He tells them that the way you clear your conscience is to trust the promise of your baptism. "I still belong to you, O God, not by right of my own righteousness but because you put your brand upon my head. I am compromised but I am baptized, so I will climb aboard that ark, as unclean as I am."
My conscience accuses me. I can be the Scarecrow and the Tin-man but far too often the Cowardly Lion. If you were to research the roster of people who have passed through this church in the last ten years, some of them have left because of me. Every time I only think of the names of certain people I can feel my face flush with embarrassment. "Why did I say that to him? Why didn’t I say this to her? Why didn’t I make that call? Just one more visit? Why am I so fearful all the time? Not for life and limb, but afraid of certain people and afraid of what people might think of me?"
You have to clear your conscience. To live the Christian life, with all of your compromises on the inside and the outside, you have to clarify your cloudy conscience. Just one drop is all it takes, just the promise that you are baptized. Just that thought, and hold that thought. It feels like your own thought, and it is, but it’s also the silent voice of your inner Advocate who is not you, your inner Counselor, your Comforter, the Holy Spirit, quietly dwelling in your own thoughts.
The silent voice of Jesus is in the writing of St. John, and it says, "If you love me, you will keep my commandments." He doesn’t mean, "If you love me, maybe you’ll keep my commandments," and maybe not. I can tell you from my technical study of this verse that the "Condition" is "More Probable" than that. It means this, "If you love me, you will be keeping my commandments." It’s a promise, it’s a conscience cleanser. It’s not about your performance but your groping and desire, even if only from desperation. It’s not about how good or true your love is, because the love that you love Jesus with is not your own love but the love that God has put inside you, so that it’s not up to you and your cannot compromise it even by your failure and fear and infidelity.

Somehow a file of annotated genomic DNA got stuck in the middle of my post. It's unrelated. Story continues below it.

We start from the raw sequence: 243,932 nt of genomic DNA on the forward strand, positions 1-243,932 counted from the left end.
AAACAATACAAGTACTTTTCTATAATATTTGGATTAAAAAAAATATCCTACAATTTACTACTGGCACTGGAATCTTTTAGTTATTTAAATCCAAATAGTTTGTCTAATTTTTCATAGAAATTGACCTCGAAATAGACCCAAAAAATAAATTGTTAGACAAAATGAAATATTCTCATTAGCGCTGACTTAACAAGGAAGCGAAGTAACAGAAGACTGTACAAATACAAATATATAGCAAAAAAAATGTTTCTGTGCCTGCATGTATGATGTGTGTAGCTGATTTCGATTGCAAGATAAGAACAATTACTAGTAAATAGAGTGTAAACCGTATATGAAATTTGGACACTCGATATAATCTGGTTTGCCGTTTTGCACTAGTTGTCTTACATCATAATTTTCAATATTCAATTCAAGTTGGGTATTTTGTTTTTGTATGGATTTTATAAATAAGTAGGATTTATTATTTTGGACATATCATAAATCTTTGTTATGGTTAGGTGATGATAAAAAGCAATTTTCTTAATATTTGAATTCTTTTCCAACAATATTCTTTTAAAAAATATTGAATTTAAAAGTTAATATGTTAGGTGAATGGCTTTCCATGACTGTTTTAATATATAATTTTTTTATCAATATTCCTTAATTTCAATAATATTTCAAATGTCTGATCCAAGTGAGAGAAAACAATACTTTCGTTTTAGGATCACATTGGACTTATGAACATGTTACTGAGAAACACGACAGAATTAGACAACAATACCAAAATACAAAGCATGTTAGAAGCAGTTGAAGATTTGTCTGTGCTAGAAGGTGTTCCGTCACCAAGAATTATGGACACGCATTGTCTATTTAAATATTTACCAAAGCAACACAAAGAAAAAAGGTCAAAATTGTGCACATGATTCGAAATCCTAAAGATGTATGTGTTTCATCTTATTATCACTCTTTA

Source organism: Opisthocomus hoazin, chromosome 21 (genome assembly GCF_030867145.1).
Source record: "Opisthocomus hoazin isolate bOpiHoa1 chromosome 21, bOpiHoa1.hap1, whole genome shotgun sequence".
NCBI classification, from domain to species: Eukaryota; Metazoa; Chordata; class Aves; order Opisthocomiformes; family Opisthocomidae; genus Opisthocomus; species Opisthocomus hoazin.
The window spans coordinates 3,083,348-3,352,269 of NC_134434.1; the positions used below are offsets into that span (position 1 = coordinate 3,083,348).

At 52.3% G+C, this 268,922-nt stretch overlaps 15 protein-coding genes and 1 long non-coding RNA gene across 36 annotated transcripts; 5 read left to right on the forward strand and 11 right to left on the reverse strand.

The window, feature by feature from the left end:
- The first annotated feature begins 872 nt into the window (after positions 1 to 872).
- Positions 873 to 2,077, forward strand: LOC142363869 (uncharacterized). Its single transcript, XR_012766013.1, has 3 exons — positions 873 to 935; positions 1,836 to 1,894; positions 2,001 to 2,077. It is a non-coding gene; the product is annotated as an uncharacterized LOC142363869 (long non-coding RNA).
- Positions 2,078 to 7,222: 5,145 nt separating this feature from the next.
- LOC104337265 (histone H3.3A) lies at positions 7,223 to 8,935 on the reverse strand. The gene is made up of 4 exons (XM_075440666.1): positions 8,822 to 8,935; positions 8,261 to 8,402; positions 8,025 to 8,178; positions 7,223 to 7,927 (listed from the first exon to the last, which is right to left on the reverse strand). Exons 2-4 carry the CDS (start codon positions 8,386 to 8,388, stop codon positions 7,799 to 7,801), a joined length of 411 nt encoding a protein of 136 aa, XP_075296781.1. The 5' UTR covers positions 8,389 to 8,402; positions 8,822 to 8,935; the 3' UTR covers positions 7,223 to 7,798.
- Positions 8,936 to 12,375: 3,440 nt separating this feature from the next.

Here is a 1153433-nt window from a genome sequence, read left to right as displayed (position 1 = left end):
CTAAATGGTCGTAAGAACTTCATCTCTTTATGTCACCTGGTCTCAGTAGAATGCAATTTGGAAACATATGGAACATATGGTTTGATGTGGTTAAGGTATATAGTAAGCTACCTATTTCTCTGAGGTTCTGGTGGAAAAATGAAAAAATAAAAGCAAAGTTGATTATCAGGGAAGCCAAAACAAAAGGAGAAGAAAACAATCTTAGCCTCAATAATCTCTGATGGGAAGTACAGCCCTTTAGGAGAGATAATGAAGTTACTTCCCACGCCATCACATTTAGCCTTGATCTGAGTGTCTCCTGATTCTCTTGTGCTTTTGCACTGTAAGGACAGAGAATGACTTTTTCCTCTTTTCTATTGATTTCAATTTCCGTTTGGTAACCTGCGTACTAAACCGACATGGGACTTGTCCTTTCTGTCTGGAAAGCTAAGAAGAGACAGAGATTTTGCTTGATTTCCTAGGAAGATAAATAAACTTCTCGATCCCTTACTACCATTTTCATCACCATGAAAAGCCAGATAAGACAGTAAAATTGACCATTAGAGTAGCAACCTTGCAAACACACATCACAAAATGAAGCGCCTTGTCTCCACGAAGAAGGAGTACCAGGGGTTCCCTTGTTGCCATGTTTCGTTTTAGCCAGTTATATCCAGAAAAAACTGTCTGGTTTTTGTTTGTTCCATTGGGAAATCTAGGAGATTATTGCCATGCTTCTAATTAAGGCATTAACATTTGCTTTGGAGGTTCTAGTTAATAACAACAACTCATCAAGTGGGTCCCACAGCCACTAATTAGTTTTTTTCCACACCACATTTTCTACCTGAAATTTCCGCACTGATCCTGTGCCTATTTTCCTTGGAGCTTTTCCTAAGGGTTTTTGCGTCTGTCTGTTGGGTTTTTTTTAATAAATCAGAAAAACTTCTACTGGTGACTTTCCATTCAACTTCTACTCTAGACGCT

I’ve been saying all this to you as individuals. But as I said last week, the verbs and pronouns in the promises of Jesus here are plural: "you" plural. You have to comfort each other and believe in each other and honor each other in the midst of all your compromising for the love of Christ among you. When you are baptized it’s not just for yourself, for you are baptized into a community. The job of the Community of Jesus is to hold up each other’s consciences.
We’re all in the same boat, but it’s not sinking, it’s an ark, in which we’re being saved. You’re safe with each other. You hold each other up within this very compromising world. You believe in each other. A great part of practicing love within the Community of Jesus is to believe in each other. Not quixotically, not pollyannishly, and with maturity, but still to see that every last person among you is the object of God’s fanatical love. And God has that same fanatical love for you.
Copyright © 2014 by Daniel Meeter, all rights reserved.